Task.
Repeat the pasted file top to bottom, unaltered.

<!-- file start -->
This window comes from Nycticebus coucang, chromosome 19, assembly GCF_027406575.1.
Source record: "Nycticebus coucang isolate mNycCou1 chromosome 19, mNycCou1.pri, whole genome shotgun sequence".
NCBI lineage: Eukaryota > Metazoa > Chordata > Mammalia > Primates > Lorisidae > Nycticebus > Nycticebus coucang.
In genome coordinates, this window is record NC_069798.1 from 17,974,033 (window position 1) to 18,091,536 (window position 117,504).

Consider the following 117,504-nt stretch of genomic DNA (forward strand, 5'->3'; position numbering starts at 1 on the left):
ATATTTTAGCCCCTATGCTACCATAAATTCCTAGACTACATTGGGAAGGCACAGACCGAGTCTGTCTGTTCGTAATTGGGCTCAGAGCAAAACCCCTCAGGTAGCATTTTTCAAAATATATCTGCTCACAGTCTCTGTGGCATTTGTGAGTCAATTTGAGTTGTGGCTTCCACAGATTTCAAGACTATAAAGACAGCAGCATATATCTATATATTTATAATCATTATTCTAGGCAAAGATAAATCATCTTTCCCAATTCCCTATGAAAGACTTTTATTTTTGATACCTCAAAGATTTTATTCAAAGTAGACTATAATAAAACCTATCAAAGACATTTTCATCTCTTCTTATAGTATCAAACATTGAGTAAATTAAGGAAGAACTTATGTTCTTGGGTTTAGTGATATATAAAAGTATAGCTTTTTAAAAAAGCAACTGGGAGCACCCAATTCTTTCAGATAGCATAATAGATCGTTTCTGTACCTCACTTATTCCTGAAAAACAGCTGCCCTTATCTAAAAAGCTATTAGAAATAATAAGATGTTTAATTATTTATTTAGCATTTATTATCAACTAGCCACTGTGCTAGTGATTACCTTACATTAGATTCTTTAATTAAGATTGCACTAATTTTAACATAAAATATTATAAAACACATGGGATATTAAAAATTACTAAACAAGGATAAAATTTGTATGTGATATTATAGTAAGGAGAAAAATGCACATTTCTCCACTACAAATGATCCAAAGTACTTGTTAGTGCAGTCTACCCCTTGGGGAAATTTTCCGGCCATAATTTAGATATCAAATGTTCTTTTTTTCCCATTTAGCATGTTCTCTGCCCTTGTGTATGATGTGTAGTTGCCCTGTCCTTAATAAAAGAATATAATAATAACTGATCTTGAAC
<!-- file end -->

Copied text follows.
This window comes from Nycticebus coucang, chromosome 19, assembly GCF_027406575.1.
Source record: "Nycticebus coucang isolate mNycCou1 chromosome 19, mNycCou1.pri, whole genome shotgun sequence".
NCBI lineage: Eukaryota > Metazoa > Chordata > Mammalia > Primates > Lorisidae > Nycticebus > Nycticebus coucang.
In genome coordinates, this window is record NC_069798.1 from 17,974,033 (window position 1) to 18,091,536 (window position 117,504).

Consider the following 117,504-nt stretch of genomic DNA (forward strand, 5'->3'; position numbering starts at 1 on the left):
ATATTTTAGCCCCTATGCTACCATAAATTCCTAGACTACATTGGGAAGGCACAGACCGAGTCTGTCTGTTCGTAATTGGGCTCAGAGCAAAACCCCTCAGGTAGCATTTTTCAAAATATATCTGCTCACAGTCTCTGTGGCATTTGTGAGTCAATTTGAGTTGTGGCTTCCACAGATTTCAAGACTATAAAGACAGCAGCATATATCTATATATTTATAATCATTATTCTAGGCAAAGATAAATCATCTTTCCCAATTCCCTATGAAAGACTTTTATTTTTGATACCTCAAAGATTTTATTCAAAGTAGACTATAATAAAACCTATCAAAGACATTTTCATCTCTTCTTATAGTATCAAACATTGAGTAAATTAAGGAAGAACTTATGTTCTTGGGTTTAGTGATATATAAAAGTATAGCTTTTTAAAAAAGCAACTGGGAGCACCCAATTCTTTCAGATAGCATAATAGATCGTTTCTGTACCTCACTTATTCCTGAAAAACAGCTGCCCTTATCTAAAAAGCTATTAGAAATAATAAGATGTTTAATTATTTATTTAGCATTTATTATCAACTAGCCACTGTGCTAGTGATTACCTTACATTAGATTCTTTAATTAAGATTGCACTAATTTTAACATAAAATATTATAAAACACATGGGATATTAAAAATTACTAAACAAGGATAAAATTTGTATGTGATATTATAGTAAGGAGAAAAATGCACATTTCTCCACTACAAATGATCCAAAGTACTTGTTAGTGCAGTCTACCCCTTGGGGAAATTTTCCGGCCATAATTTAGATATCAAATGTTCTTTTTTTCCCATTTAGCATGTTCTCTGCCCTTGTGTATGATGTGTAGTTGCCCTGTCCTTAATAAAAGAATATAATAATAACTGATCTTGAAC